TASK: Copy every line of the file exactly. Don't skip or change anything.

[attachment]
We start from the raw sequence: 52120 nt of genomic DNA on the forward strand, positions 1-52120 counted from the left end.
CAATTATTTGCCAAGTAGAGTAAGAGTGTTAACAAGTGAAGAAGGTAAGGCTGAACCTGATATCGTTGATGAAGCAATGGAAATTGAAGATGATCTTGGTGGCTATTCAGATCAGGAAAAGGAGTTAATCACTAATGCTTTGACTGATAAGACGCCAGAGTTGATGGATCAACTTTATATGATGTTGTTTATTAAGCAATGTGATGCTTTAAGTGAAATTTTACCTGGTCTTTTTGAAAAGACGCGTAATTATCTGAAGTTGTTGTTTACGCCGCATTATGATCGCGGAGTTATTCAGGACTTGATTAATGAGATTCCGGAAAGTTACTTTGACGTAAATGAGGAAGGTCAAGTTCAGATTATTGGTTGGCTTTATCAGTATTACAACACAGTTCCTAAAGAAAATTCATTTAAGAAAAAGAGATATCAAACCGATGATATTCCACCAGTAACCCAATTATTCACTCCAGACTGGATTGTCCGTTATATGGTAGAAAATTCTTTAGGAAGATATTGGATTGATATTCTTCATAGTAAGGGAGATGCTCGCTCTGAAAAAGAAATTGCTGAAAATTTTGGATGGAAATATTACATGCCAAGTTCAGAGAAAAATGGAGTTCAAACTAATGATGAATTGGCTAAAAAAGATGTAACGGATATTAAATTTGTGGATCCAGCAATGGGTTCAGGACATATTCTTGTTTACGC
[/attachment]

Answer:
We start from the raw sequence: 52120 nt of genomic DNA on the forward strand, positions 1-52120 counted from the left end.
CAATTATTTGCCAAGTAGAGTAAGAGTGTTAACAAGTGAAGAAGGTAAGGCTGAACCTGATATCGTTGATGAAGCAATGGAAATTGAAGATGATCTTGGTGGCTATTCAGATCAGGAAAAGGAGTTAATCACTAATGCTTTGACTGATAAGACGCCAGAGTTGATGGATCAACTTTATATGATGTTGTTTATTAAGCAATGTGATGCTTTAAGTGAAATTTTACCTGGTCTTTTTGAAAAGACGCGTAATTATCTGAAGTTGTTGTTTACGCCGCATTATGATCGCGGAGTTATTCAGGACTTGATTAATGAGATTCCGGAAAGTTACTTTGACGTAAATGAGGAAGGTCAAGTTCAGATTATTGGTTGGCTTTATCAGTATTACAACACAGTTCCTAAAGAAAATTCATTTAAGAAAAAGAGATATCAAACCGATGATATTCCACCAGTAACCCAATTATTCACTCCAGACTGGATTGTCCGTTATATGGTAGAAAATTCTTTAGGAAGATATTGGATTGATATTCTTCATAGTAAGGGAGATGCTCGCTCTGAAAAAGAAATTGCTGAAAATTTTGGATGGAAATATTACATGCCAAGTTCAGAGAAAAATGGAGTTCAAACTAATGATGAATTGGCTAAAAAAGATGTAACGGATATTAAATTTGTGGATCCAGCAATGGGTTCAGGACATATTCTTGTTTACGC